Duxbury: New Safety Guidelines for Pilgrim Nuclear Power Plant?

A public hearing will be held today at the State House in Boston regarding the Pilgrim Nuclear Power Plant….WATD’s David Cedrone has more….

The Duxbury Nuclear Advisory Committee met with selectmen Monday night to announce there are four new bills that will be discussed by the Joint Committee on Public Health pertaining to nuclear safety at the State House today.

Duxbury Town Manager Rene Read said the Nuclear Advisory Committee has the support from the Board of Selectmen.

“Members of the Nuclear Advisory Committee will be going to the State House to report to the full committee that the Board of Selectmen, here in Duxbury, support what it is they’re trying to do. We will also submit a letter on the board’s behalf, to them, so they can present it to the committee. We want the representatives and the legislatures to know that we are in support of their actions,” said Read.

The four new bills would increase funding for radiological air monitoring, better surveillance and expansion of the radiological emergency planning zone from 10 miles to either 20 or 50 miles.

Co-chair of the Duxbury Nuclear Advisory Committee Mary Lampert said the United States Government has made these recommendations after the nuclear accident in Japan in 2011.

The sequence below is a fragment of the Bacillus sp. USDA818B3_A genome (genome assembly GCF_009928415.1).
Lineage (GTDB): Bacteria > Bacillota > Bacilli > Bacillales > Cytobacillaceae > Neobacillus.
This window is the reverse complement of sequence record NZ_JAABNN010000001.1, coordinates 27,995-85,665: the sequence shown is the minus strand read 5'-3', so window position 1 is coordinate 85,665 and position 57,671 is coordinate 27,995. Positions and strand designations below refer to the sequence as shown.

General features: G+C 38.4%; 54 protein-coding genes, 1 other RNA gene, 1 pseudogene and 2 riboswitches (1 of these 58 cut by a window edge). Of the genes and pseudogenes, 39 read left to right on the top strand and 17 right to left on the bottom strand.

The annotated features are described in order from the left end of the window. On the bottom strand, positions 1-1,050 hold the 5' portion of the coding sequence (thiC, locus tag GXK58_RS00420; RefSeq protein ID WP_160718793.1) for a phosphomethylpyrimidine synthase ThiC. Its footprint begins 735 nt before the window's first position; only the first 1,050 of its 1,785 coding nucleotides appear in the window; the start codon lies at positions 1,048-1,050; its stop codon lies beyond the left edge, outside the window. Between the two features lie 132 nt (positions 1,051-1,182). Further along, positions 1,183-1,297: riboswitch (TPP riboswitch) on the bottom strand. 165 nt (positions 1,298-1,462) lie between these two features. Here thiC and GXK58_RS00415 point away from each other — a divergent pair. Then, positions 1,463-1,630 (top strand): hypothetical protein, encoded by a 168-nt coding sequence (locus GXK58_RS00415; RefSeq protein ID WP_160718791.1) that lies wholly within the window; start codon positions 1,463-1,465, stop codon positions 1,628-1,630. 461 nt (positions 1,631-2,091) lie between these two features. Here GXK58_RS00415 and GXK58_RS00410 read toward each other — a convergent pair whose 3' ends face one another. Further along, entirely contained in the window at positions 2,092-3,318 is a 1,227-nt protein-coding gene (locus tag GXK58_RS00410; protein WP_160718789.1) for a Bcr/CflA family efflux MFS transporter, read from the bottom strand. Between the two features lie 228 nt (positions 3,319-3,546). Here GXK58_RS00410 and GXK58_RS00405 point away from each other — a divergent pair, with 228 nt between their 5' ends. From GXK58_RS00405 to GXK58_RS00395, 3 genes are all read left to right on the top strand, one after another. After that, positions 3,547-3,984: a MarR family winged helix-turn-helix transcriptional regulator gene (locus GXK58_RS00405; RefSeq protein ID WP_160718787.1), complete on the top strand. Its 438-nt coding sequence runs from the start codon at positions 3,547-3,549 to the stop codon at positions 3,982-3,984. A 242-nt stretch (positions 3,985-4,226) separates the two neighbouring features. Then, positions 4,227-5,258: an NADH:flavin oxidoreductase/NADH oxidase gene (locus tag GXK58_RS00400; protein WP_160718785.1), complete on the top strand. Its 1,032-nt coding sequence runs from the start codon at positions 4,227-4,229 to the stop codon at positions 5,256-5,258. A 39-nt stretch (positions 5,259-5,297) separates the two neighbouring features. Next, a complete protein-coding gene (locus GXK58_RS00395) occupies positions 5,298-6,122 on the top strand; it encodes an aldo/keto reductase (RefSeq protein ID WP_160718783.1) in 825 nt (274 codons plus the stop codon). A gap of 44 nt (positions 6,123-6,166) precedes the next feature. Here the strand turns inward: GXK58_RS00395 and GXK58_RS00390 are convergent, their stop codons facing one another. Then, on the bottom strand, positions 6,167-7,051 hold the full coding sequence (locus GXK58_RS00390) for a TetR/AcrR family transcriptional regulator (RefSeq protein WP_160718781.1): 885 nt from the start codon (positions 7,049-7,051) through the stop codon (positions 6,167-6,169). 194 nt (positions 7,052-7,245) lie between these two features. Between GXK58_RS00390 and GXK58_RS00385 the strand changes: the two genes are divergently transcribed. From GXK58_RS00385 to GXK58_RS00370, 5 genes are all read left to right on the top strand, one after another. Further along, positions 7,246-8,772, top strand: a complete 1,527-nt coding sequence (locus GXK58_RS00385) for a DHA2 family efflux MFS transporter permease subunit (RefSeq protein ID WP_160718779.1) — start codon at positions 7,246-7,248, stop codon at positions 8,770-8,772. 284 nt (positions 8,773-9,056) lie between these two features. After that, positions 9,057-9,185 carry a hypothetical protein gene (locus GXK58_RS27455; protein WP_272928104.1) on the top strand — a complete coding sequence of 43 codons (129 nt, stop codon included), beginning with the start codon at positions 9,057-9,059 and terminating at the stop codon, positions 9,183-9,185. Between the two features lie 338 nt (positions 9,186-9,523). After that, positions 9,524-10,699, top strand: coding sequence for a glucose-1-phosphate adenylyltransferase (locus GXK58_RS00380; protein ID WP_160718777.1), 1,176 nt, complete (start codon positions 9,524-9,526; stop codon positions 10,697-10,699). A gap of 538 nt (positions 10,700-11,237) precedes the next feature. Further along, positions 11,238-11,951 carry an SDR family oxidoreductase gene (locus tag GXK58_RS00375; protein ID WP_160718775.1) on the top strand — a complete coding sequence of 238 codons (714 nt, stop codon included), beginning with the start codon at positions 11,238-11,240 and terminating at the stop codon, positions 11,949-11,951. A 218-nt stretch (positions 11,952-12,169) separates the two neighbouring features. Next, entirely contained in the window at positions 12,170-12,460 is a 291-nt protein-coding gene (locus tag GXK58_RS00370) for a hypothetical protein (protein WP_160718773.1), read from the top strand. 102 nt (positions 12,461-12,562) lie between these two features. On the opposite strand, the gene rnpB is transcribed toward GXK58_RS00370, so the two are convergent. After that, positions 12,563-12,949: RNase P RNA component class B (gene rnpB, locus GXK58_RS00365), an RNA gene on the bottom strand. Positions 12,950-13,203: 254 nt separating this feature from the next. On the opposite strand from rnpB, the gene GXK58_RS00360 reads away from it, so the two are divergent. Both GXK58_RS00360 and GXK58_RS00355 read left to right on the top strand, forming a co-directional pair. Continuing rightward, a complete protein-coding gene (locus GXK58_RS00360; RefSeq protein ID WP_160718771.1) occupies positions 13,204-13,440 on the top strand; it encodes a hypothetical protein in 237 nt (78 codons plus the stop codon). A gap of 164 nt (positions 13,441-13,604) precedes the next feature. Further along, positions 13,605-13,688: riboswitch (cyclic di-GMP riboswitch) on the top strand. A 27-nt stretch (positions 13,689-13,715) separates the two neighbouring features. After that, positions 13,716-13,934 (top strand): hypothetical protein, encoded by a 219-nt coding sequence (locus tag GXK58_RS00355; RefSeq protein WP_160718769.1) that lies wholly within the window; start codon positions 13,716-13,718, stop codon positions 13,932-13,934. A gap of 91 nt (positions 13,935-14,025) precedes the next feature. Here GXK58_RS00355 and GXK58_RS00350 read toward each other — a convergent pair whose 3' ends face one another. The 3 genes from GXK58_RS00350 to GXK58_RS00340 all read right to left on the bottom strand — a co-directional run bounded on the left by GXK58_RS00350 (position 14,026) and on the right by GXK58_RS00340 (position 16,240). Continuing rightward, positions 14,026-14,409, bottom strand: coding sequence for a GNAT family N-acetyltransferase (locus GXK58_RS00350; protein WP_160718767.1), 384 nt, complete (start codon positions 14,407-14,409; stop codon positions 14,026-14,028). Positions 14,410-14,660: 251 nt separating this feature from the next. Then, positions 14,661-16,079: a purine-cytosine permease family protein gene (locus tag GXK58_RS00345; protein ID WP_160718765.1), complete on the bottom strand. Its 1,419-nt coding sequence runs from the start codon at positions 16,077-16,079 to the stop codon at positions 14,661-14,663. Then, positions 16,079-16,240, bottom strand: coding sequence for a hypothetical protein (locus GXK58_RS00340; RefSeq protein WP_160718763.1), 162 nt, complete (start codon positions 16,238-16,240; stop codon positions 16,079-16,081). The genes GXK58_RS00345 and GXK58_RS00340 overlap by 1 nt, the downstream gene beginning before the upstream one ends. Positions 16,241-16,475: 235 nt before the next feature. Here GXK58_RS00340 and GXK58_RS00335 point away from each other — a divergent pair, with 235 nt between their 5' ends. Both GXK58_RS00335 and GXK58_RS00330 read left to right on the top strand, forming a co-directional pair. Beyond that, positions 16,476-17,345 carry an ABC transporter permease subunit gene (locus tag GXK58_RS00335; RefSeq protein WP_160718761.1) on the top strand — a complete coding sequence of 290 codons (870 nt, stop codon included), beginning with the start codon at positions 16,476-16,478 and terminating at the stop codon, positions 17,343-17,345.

“The reason 50 miles was suggested was after Fukushima, our government recommended up to 50 miles to evacuate. So it strikes us as odd that with Pilgrim, the exact same design as the reactors as Fukushima, we are not told to evacuate or shelter or take potassium iodide unless we are within 10 miles. It makes no sense,” said Lampert.

The Joint Committee on Public Health will hold a public hearing at the State House today (July 28th) at 1 PM in hearing room B-2.

Image of Fukushima radioactive plume superimposed over Pilgrim Nuclear Power Plant

Image of Fukushima radioactive plume superimposed over Pilgrim Nuclear Power Plant - Lawrence Livermore Laboratory, U.S. Department of Energy


About David Cedrone

David Cedrone started in radio at the campus of Rutgers University at WRSU. He also worked for the Rutgers newspaper The Daily Targum. After graduating from Rutgers he went to work as a newspaper reporter but found his true passion in radio news. He left WATD for a short time and went to work for CBS radio as a sales executive. David returned to WATD and says he has never been so passionate about his work as a radio reporter and fill-in anchor. David also reads news for TIC on Sunday mornings. David lives in Duxbury with his wife Stephanie and his four children.